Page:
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Pair George III sauce boats London circa 1770 George Coyte Gainsborough

A pair of George III sauceboats with flying handles, gadrooned borders and cast legs by GC of London (attributable to George Coyte of London) circa 1770.
Price: £1950.00

This model of sauce boat has been noted by leading largeworker William Cripps (d. 1766) and it has been noted that after his death in 1766 his business was taken over by George Coyte (1717-1782).

George Coyte is relatively little known and was the son of Suffolk vicar, the Reverend William Coyte . Among William Coyte's congregation were the family of Thomas Gainsborough (1727-1788) and it was noted in Gainsborough's obituary that when he came to London 'the person at whose house he principally resided was a silversmith of some taste; and from whom he was ever ready to confess he derived great assistance'. George Coyte was apprenticed to local silversmith Peter Rogers of Bury St. Edmunds in 1731 and later moved to London but there is no mark for him in the extant registers. He was certainly in London by 1761 when he gained his freedom of the Goldsmiths' Company by Redemption and took his son as a legal apprentice. In 1772 Coyte is recorded in the Rate Books as living in Bridges Street, Covent Garden and having premises in the Strand. On his death in 1782 Coyte had recently married his housekeeper who continued the business and supplied the mourning rings presented under Gainsborough's will 6 years later.

Coyte left 381 prints and inked copies of engraving from pieces of silver (now in the Victoria and Albert Museum Print Room) but arguably his greatest claim to fame is the portrait of him painted by Gainsborough in 1780, and exhibited at the Royal Academy in the same year. It is now in the Philadelphia Museum of Art.

George II sauce boat leaf capped legs and handle Edward Wakelin London 1758 A 15 Troy Ounce George II sauce boat with flying handle topped with a leaf scroll and foliate feet with leaf caps, by Edward Wakelin London 1758 (with an additional French import mark), crested with a lion rampant .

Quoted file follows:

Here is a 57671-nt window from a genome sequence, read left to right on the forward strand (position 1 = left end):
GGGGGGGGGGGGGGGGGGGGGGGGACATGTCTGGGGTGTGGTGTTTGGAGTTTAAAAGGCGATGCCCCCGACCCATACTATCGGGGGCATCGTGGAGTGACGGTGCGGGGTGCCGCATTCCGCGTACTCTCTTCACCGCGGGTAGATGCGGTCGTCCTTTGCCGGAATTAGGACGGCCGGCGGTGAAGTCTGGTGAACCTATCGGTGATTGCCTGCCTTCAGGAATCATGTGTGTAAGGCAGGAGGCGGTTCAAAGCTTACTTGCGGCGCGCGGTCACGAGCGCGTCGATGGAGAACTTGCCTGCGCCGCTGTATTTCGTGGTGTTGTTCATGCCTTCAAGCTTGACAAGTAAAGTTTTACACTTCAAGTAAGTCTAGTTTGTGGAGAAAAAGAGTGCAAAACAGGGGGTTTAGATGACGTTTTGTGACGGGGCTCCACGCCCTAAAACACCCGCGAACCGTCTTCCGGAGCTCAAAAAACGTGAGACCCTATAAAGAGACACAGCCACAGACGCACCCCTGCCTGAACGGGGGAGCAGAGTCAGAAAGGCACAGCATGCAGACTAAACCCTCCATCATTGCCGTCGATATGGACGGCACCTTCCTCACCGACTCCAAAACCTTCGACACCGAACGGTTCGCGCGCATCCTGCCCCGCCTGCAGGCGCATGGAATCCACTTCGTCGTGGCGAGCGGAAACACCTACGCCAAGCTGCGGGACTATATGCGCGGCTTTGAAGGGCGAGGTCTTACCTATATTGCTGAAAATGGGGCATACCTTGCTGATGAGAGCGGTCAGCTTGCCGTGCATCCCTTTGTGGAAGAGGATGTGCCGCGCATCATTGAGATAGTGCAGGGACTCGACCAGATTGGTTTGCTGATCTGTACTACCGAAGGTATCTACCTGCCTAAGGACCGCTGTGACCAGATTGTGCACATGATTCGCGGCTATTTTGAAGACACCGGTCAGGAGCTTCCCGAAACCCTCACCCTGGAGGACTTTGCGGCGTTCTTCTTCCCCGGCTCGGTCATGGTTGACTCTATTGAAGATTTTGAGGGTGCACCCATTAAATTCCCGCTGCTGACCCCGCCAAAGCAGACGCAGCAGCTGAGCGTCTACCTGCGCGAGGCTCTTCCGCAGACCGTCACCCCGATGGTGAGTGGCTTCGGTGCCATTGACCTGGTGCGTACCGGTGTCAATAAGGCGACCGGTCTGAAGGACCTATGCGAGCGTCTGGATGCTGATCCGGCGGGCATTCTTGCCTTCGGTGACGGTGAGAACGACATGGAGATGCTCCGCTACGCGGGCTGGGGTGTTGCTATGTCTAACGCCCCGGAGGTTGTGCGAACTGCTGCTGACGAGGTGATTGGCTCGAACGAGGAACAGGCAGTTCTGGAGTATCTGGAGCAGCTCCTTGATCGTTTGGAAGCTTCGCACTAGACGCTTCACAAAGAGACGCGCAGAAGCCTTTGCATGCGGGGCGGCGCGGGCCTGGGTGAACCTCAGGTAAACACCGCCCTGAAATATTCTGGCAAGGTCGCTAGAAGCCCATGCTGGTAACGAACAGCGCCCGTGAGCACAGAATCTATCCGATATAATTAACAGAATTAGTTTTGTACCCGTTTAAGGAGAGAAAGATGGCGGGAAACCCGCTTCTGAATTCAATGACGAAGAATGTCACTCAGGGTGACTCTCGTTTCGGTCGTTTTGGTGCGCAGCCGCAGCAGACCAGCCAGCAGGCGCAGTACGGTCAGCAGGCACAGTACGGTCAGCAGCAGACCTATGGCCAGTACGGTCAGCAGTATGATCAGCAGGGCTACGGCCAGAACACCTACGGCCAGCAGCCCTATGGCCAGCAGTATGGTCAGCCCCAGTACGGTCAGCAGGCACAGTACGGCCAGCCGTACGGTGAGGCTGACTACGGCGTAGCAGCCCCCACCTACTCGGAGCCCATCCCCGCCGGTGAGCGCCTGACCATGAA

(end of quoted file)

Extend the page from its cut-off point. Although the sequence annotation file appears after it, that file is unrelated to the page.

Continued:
Price: SOLD
  A bright-cut papboat, London 1790, initialled {SH}.
Price: £575.00
Silver cream-boat A punch-beaded cream-boat on 3 pad feet with fly-away handle by George Greenhill Jones, London 1744.
Price: £540.00
Beaded sauceboat A beaded sauce-boat on 3 pad feet with fluted caps by John Delmester? London 1772 initialled {S} over {IE}.
Price: £495.00
antique silver sauceboat A small sauce-boat with punch-beaded border and fly-away handle on 3 hoof feet by Edward Read, London 1767 initialled {AG}.
Price: £480.00
Danish papboat A Danish papboat by Soren Christian Bonde of Rudkobing and Svendborg (active 1805 - 1818) (maker's mark only).
Price: £295.00
Antique papboat, London 1771 A plain pap-boat with punch-beaded border probably by William Chatterton, London 1771, initialled {BAT}, (minor original splits in beading).
Price: £285.00
George III Old Sheffield Plate papboat circa 1770

A George III Old Sheffield Plate papboat, circa 1770

Price: £135.00

Gordon Crosskey in his Old Sheffield Plate: A History of the 18th Century Plated Trade (2011) comments that 'Silver papboats are not uncommon , but for some reason plated specimens are extremely rare and evidently were produced in very small numbers.'